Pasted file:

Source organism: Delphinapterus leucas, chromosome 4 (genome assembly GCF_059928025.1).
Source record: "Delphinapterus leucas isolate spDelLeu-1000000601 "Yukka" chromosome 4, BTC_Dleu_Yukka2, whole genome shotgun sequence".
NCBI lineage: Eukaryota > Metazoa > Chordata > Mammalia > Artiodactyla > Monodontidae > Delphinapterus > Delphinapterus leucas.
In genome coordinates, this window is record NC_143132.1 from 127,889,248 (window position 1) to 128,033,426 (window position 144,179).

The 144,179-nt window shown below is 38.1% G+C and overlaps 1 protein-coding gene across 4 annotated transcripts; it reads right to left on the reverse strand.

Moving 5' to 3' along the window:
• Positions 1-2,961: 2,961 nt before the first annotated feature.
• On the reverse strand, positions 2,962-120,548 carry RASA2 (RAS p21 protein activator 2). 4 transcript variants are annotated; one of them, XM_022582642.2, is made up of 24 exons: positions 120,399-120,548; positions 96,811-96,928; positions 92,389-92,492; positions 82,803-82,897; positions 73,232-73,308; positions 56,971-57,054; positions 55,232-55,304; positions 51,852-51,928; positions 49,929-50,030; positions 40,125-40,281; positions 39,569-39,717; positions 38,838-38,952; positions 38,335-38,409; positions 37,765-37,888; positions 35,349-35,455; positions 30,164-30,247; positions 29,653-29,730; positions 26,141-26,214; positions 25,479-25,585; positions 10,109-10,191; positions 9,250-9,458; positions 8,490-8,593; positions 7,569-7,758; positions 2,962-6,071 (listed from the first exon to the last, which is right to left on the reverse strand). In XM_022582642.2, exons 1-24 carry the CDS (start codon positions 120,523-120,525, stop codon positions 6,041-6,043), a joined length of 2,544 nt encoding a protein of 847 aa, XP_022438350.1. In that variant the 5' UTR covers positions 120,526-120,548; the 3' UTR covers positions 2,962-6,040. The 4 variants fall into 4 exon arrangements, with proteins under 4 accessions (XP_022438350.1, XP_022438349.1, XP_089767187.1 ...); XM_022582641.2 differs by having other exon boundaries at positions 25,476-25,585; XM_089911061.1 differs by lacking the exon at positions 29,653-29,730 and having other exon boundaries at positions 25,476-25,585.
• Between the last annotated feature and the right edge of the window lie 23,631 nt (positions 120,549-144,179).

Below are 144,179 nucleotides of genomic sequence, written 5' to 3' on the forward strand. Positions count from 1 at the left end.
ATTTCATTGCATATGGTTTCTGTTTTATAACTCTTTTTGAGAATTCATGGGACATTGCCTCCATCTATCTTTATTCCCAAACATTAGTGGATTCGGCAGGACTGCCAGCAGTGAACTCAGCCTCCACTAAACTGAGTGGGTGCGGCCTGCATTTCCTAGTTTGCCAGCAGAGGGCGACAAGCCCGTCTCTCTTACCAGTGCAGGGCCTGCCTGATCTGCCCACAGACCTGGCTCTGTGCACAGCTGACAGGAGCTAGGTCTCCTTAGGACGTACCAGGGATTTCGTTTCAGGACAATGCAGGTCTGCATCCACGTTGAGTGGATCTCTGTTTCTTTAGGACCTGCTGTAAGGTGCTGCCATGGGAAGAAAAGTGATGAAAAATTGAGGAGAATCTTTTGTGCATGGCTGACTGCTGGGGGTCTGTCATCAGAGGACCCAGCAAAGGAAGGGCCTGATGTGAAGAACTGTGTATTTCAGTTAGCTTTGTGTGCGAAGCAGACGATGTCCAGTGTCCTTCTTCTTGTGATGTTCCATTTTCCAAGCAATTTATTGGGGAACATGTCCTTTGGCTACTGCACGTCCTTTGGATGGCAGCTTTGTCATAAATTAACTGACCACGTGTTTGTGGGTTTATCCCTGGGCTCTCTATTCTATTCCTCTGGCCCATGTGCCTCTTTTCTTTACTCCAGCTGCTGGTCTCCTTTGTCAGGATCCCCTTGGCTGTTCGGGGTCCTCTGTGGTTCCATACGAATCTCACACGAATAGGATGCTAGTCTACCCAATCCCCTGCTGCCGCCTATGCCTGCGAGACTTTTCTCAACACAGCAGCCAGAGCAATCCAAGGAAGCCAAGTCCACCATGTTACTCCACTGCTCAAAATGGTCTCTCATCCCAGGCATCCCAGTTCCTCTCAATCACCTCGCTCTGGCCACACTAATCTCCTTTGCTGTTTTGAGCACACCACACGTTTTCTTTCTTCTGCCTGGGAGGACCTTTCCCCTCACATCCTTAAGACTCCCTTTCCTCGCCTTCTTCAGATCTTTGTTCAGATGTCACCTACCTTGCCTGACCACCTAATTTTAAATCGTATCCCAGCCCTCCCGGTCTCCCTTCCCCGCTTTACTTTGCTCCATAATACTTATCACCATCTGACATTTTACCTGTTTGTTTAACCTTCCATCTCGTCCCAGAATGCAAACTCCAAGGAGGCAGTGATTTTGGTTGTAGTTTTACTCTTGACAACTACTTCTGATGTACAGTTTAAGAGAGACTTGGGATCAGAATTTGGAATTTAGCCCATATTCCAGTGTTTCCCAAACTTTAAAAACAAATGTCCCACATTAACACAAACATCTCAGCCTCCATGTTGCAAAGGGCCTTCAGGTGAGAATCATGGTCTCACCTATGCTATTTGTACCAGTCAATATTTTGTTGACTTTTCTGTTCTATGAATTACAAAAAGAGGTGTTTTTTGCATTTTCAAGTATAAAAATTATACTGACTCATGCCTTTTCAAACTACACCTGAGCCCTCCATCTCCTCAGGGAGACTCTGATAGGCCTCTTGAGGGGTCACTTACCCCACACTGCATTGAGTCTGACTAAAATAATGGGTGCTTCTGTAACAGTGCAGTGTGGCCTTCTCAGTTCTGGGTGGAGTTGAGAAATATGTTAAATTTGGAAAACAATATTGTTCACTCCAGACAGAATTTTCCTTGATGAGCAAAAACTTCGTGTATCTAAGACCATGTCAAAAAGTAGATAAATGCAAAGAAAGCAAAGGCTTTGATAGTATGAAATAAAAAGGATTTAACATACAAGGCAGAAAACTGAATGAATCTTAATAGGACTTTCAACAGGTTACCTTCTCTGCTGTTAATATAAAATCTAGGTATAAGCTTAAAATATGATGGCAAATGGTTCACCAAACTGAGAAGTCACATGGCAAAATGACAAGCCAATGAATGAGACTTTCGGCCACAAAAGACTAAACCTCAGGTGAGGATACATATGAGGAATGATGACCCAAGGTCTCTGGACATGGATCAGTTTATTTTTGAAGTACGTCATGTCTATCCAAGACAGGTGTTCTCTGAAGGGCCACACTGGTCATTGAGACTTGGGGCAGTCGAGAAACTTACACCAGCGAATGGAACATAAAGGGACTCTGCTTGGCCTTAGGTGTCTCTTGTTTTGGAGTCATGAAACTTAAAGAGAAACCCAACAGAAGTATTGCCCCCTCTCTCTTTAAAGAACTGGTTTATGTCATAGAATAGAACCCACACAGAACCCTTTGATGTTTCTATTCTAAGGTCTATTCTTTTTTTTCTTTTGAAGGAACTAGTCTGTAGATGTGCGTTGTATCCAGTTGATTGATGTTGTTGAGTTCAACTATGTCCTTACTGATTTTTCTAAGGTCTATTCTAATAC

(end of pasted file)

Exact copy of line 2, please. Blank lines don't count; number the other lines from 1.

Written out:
Source record: "Delphinapterus leucas isolate spDelLeu-1000000601 "Yukka" chromosome 4, BTC_Dleu_Yukka2, whole genome shotgun sequence".